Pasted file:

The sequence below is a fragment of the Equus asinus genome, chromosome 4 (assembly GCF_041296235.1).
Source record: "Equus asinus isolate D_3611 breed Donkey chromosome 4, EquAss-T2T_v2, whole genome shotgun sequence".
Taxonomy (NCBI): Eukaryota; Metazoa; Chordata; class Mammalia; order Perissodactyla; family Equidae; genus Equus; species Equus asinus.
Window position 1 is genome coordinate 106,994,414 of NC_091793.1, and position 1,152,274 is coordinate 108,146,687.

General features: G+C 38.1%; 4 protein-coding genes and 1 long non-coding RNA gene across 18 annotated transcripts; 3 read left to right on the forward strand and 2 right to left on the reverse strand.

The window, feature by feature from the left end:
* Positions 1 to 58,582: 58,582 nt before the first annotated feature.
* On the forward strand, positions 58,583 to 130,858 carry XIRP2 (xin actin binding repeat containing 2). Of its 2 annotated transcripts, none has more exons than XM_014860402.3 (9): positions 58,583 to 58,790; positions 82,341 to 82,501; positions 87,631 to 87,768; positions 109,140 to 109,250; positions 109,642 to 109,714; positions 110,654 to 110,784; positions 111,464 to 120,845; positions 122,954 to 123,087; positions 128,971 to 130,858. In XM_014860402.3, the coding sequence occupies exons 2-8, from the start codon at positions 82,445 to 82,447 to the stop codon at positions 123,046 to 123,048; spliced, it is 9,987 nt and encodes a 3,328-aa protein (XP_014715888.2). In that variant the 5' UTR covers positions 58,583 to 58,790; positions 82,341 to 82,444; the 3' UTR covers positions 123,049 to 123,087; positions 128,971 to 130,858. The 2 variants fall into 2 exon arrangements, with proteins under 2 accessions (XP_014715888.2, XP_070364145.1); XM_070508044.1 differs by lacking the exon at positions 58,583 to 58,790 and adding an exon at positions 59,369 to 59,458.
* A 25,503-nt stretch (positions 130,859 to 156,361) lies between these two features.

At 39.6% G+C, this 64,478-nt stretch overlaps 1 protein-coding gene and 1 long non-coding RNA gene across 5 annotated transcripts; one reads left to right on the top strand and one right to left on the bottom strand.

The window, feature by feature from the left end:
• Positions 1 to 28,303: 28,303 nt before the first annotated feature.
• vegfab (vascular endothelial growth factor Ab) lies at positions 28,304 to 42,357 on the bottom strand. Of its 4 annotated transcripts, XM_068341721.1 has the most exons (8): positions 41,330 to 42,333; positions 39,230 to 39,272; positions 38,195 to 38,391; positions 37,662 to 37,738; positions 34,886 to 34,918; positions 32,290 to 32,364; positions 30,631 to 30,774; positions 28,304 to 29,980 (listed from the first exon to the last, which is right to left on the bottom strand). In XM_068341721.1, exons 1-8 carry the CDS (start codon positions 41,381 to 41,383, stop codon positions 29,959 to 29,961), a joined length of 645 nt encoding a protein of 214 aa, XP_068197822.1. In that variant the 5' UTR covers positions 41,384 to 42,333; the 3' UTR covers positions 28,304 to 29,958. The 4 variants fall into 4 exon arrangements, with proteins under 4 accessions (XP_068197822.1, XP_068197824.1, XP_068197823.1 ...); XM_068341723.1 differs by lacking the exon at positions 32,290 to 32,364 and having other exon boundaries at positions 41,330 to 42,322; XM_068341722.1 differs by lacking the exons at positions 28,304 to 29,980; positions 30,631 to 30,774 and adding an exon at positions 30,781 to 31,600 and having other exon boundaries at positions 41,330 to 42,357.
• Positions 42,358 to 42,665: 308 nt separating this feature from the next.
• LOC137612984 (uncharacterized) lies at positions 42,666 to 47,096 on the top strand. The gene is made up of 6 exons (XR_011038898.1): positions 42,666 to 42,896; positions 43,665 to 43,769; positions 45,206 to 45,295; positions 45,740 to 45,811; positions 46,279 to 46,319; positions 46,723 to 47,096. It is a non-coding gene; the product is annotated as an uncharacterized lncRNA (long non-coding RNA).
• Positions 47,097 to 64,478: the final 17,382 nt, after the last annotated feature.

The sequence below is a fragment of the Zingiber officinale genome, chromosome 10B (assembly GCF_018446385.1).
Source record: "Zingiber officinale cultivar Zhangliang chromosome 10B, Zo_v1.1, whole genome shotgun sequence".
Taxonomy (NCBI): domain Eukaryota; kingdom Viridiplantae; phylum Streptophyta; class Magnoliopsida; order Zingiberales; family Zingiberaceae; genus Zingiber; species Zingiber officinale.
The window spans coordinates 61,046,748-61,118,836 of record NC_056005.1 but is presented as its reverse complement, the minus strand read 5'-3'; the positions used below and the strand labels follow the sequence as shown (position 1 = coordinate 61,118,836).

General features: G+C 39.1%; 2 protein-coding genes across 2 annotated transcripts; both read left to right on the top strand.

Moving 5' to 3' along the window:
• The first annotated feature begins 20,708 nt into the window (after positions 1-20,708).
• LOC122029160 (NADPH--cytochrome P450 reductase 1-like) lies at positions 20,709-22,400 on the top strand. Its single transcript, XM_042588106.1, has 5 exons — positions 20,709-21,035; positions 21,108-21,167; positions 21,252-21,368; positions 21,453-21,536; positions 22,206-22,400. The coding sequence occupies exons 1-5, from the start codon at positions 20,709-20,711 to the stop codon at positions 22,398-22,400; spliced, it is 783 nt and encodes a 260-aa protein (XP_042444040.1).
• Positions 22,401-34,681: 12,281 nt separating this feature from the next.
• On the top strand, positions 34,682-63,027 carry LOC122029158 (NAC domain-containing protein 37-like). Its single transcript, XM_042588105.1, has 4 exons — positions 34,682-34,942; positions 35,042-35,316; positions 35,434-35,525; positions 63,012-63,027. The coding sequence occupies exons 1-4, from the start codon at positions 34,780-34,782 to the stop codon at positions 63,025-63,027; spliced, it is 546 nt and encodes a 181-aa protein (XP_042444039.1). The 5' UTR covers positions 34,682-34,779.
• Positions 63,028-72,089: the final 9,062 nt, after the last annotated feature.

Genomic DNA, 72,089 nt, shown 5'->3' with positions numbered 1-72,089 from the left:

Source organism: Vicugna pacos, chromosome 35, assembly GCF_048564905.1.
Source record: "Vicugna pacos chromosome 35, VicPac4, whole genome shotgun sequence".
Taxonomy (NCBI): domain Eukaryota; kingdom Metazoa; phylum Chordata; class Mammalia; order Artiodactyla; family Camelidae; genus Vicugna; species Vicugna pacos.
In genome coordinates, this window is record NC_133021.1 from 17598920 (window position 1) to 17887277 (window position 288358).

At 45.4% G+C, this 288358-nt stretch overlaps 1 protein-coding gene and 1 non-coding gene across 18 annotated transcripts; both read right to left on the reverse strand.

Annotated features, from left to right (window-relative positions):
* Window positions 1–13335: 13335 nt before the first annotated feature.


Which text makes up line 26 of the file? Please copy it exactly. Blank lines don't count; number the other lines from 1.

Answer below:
• On the top strand, positions 34,682-63,027 carry LOC122029158 (NAC domain-containing protein 37-like). Its single transcript, XM_042588105.1, has 4 exons — positions 34,682-34,942; positions 35,042-35,316; positions 35,434-35,525; positions 63,012-63,027. The coding sequence occupies exons 1-4, from the start codon at positions 34,780-34,782 to the stop codon at positions 63,025-63,027; spliced, it is 546 nt and encodes a 181-aa protein (XP_042444039.1). The 5' UTR covers positions 34,682-34,779.